Panera is buying back Au Bon Pain

The coffee cart trying to circle the globe
The coffee cart trying to circle the globe

After breaking up almost two decades ago, Panera and Au Bon Pain are getting back together.

On Wednesday, Panera announced that it's repurchasing the café chain it sold back in 1999. The terms of the agreement weren't disclosed.

"With the acquisition we are announcing today, we are bringing Au Bon Pain and Panera together again," Panera founder and CEO Ron Shaich said in a statement. The deal will allow the company to grow in hospitals, universities and urban centers, he added.

The company also announced Wednesday that Shaich will step down as CEO on Jan. 1. He'll be replaced by Panera's current president, Blaine Hurst. Shaich will stay on as chairman and will continue to work on strategy, the company said in a statement.

Panera, a fast-casual cafe and bakery, has 2,050 locations in the U.S. and Canada. Au Bon Pain has 304 locations worldwide.

Over the summer, Panera was acquired by JAB, a Luxembourg-based conglomerate that owns Krispy Kreme and Peet's Coffee. That deal, worth $7.5 billion, closed in July.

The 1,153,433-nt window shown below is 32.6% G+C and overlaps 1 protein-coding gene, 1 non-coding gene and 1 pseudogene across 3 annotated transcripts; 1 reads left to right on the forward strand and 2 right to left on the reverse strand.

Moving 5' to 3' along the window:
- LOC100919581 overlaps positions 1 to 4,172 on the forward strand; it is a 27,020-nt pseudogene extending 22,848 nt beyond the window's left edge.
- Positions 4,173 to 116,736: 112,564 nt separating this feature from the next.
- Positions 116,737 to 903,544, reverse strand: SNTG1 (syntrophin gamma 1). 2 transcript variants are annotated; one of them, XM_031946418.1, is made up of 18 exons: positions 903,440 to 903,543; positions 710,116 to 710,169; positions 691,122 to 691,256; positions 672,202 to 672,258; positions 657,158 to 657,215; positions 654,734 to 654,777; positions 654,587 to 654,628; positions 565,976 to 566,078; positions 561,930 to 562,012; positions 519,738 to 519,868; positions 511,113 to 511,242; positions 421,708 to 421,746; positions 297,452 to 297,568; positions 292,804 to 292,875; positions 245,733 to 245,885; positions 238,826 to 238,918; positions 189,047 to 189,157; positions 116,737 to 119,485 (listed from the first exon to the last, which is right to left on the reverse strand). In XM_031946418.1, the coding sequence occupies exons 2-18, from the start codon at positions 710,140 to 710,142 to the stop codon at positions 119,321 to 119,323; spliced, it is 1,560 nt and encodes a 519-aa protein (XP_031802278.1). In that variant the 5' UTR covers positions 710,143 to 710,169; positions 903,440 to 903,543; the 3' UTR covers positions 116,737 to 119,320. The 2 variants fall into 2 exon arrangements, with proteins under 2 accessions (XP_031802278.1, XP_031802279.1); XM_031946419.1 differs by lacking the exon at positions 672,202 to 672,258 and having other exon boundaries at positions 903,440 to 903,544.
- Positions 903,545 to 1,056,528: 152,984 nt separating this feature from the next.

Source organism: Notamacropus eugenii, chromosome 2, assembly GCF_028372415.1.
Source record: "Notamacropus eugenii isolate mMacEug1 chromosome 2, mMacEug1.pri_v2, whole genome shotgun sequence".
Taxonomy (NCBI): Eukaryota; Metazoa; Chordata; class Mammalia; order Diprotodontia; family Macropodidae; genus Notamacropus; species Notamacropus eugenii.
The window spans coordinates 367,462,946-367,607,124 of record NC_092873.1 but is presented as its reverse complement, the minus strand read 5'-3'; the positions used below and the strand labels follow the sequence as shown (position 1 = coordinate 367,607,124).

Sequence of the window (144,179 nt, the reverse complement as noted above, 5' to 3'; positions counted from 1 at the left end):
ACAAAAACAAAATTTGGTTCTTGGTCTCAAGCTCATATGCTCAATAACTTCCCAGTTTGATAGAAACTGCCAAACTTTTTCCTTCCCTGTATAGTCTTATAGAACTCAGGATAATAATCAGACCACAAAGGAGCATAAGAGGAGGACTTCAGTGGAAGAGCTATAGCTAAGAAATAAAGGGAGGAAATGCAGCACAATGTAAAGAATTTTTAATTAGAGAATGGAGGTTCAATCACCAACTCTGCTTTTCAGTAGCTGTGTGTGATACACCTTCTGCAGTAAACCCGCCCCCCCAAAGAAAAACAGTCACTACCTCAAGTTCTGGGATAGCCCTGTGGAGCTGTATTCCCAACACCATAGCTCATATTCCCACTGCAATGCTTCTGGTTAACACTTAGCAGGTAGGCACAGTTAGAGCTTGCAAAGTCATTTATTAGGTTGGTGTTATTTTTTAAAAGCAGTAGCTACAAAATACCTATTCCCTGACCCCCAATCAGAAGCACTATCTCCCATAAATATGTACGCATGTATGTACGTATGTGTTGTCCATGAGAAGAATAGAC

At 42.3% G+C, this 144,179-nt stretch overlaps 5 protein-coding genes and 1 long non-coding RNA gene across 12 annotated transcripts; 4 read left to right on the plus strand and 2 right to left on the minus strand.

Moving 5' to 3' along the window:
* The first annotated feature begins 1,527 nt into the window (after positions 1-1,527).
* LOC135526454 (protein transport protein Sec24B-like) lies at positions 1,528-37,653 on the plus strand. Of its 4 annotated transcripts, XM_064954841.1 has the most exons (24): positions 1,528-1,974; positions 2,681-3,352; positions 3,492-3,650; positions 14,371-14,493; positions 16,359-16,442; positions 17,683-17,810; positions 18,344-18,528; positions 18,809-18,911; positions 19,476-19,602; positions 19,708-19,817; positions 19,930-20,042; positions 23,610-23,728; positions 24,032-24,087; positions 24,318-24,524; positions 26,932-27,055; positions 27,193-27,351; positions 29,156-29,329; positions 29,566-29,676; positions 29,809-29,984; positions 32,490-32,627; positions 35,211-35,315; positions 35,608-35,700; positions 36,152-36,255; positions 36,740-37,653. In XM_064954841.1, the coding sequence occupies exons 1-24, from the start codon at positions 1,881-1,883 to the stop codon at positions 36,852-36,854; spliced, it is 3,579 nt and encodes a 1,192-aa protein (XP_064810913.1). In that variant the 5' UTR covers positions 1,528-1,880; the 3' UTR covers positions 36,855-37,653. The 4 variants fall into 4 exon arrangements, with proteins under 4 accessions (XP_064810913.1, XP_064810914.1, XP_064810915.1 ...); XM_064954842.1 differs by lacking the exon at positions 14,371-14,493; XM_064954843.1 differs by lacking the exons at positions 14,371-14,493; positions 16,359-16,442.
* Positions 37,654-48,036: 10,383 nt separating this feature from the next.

Related: Krispy Kreme owner buys Panera for $7.5 billion

Now, JAB is building up a coffee empire.

It also owns Keurig Green Mountain -- known for its K-cups -- as well as Caribou Coffee, and Einstein and Noah bagel stores.

Rumors that JAB had its eye on Dunkin' Brands (DNKN) sent the company's stock up in October.

"How hungry is JAB? The important thing is there could be more acquisitions," said Robert Derrington, a senior analyst with Telsey Advisory Group who watches restaurants.

Meanwhile, the holding company seems to be pivoting away from its luxury brands. The firm, which is Jimmy Choo's largest shareholder, approved of the label's recent sale to Michael Kors.

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